I was having a little trouble coming up with a topic for this week but two articles published locally today addressing commuter rail solved the problem for me.
The first is a Patch article publishing a draft for a proposed southbound exit on Route 3 driving from Nashua into Massachusetts. The second was an article that revealed over half of the parking at the nearest commuter rail stop in Lowell, Ma is going to be closed for the next year. With roughly 20% of the license plates in the garages being repaired in lowly having NH plates on average, this closure will impact Nashua residents that commute into Boston from the Lowell station.
So let’s talk light rail and commuter rail in New Hampshire. We don’t have it. Period. For many, maybe it’s not a big deal, but for job seekers, employers, and potential businesses looking for locations, it’s a huge deal and a deal breaker. Nashua has been struggling with a rapid flight of its youth and young professionals for areas that can accommodate their housing needs and professional needs. With more opportunities in Boston than the Nashua area, job seekers look and often move there to accommodate employment opportunities. With a very transient generation of millenials, Nashua will also soon face a huge housing crisis in the next decade or two, but that’s a conversation for another day. Applicants based out of Nashua for whom relocating is not an option face either driving or commuting via train and may already be eliminated for a position before the application reviewer even gets past their address! I have had distance/location cited as a reason for not being hired, despite my willingness to relocate to accommodate a job opportunity.
Proposed commuter rail expansion would extend the line from Lowell to potentially as far north as Concord, NH. Yet New Hampshire has been remarkably resistant to adopt light rail, or any rail for that matter. In 2012, the executive council voted 3-2 to reject a federally funded grant to study the feasibility of implementing commuter rail in NH. The Nashua representative on the council, David Wheeler, was one of those that voted against it citing that the time wasn’t right and we didn’t need commuter rail. Yet, nothing said it had to be built, all this was funding was conducting a study, something many of the Aldermen and members of the Chamber of Commerce in Nashua strongly supported. But alas, when your campaign is backed by the trucking industry, these things happen. He maintained that the state should focus on the local bus service, the Boston Express, since it pays for itself rather than investing in commuter rail and that the density wasn’t right. Again, NOTHING WAS BEING BUILT! IT WAS A STUDY!! That study would have been completed by now had the council initially accepted the funding. Repeated interviews and panels with Mr. Wheeler seemed to indicate that he didn’t understand the difference between a feasibility study and actual construction, or that he just wasn’t listening to his constituents in Nashua. Wheeler was shown the door in the fall elections in 2012 and in February of 2013 the executive council approved the study in a 4-1 vote.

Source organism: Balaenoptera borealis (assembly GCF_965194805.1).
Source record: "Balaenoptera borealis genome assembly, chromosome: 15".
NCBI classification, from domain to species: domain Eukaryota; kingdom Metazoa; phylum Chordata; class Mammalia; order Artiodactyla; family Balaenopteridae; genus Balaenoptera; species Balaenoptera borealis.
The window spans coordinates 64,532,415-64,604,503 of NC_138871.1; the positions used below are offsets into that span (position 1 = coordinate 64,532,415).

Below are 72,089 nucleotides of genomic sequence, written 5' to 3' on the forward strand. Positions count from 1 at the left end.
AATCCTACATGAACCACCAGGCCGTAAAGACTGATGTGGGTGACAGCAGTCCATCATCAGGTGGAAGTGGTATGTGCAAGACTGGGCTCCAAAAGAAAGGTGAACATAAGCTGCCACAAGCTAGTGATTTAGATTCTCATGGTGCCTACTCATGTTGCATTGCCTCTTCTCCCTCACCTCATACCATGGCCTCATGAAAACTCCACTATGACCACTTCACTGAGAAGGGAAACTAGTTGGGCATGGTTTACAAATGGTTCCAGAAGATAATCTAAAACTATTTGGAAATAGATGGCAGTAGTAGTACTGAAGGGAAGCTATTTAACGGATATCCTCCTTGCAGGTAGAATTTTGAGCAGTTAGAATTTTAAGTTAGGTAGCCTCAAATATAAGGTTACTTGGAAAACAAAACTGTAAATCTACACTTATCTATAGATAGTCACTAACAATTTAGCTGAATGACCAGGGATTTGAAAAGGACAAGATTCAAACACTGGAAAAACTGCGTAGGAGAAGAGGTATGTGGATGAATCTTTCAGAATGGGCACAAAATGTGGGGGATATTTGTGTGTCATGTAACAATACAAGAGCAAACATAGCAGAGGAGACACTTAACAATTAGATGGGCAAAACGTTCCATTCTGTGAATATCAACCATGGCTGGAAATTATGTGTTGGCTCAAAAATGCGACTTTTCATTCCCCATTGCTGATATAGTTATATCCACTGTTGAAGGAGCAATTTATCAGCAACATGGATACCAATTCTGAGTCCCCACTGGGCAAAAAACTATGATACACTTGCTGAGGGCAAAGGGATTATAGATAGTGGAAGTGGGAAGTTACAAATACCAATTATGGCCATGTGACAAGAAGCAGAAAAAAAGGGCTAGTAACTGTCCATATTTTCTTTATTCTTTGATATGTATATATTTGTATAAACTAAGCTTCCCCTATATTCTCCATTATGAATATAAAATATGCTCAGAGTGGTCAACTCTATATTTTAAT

Now the Boston Express works fine for occasional use. I personally enjoy it, and any form of mass transportation that allows me to sleep and takes the burden of driving out of my hands (except for flying, I hate flying with a passion but that has more to do with my own irrationality than the practicality of it). I’ve used the service since it first opened and used to take it to south station to catch the bus to New York. It is a lot more popular now than it was 5 or 6 years ago when I sometimes found myself the sole rider. I have nothing against the Boston Express. But Commuter rail in Nashua would be beneficial too, especially after many commuters today learned that the parking at the Lowell station would be closing for the next year. The Boston Express can accommodate maybe 45 passengers at a time, and that’s to distribute between South Station and Logan Airport. A rail car could accommodate at least 3 or 4 times that at a time, depending on the size.